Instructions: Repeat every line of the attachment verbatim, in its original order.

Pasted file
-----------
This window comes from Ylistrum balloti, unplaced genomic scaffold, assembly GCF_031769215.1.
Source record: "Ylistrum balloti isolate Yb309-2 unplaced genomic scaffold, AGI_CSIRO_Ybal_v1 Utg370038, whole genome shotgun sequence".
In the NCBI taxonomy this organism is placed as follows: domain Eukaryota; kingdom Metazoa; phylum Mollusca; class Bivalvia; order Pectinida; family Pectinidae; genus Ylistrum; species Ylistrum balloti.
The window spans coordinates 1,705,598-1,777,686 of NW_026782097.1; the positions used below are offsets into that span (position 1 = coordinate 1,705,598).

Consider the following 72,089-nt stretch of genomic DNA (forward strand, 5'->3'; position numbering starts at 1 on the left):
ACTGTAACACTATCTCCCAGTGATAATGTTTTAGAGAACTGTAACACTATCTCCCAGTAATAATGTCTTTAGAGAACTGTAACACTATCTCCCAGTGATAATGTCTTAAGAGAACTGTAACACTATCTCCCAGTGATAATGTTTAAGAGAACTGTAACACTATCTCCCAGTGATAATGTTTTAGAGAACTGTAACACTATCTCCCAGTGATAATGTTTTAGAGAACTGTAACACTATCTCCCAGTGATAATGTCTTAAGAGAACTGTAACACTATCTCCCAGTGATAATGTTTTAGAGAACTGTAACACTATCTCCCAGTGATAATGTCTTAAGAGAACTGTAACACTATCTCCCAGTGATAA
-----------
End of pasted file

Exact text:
This window comes from Ylistrum balloti, unplaced genomic scaffold, assembly GCF_031769215.1.
Source record: "Ylistrum balloti isolate Yb309-2 unplaced genomic scaffold, AGI_CSIRO_Ybal_v1 Utg370038, whole genome shotgun sequence".
In the NCBI taxonomy this organism is placed as follows: domain Eukaryota; kingdom Metazoa; phylum Mollusca; class Bivalvia; order Pectinida; family Pectinidae; genus Ylistrum; species Ylistrum balloti.
The window spans coordinates 1,705,598-1,777,686 of NW_026782097.1; the positions used below are offsets into that span (position 1 = coordinate 1,705,598).

Consider the following 72,089-nt stretch of genomic DNA (forward strand, 5'->3'; position numbering starts at 1 on the left):
ACTGTAACACTATCTCCCAGTGATAATGTTTTAGAGAACTGTAACACTATCTCCCAGTAATAATGTCTTTAGAGAACTGTAACACTATCTCCCAGTGATAATGTCTTAAGAGAACTGTAACACTATCTCCCAGTGATAATGTTTAAGAGAACTGTAACACTATCTCCCAGTGATAATGTTTTAGAGAACTGTAACACTATCTCCCAGTGATAATGTTTTAGAGAACTGTAACACTATCTCCCAGTGATAATGTCTTAAGAGAACTGTAACACTATCTCCCAGTGATAATGTTTTAGAGAACTGTAACACTATCTCCCAGTGATAATGTCTTAAGAGAACTGTAACACTATCTCCCAGTGATAA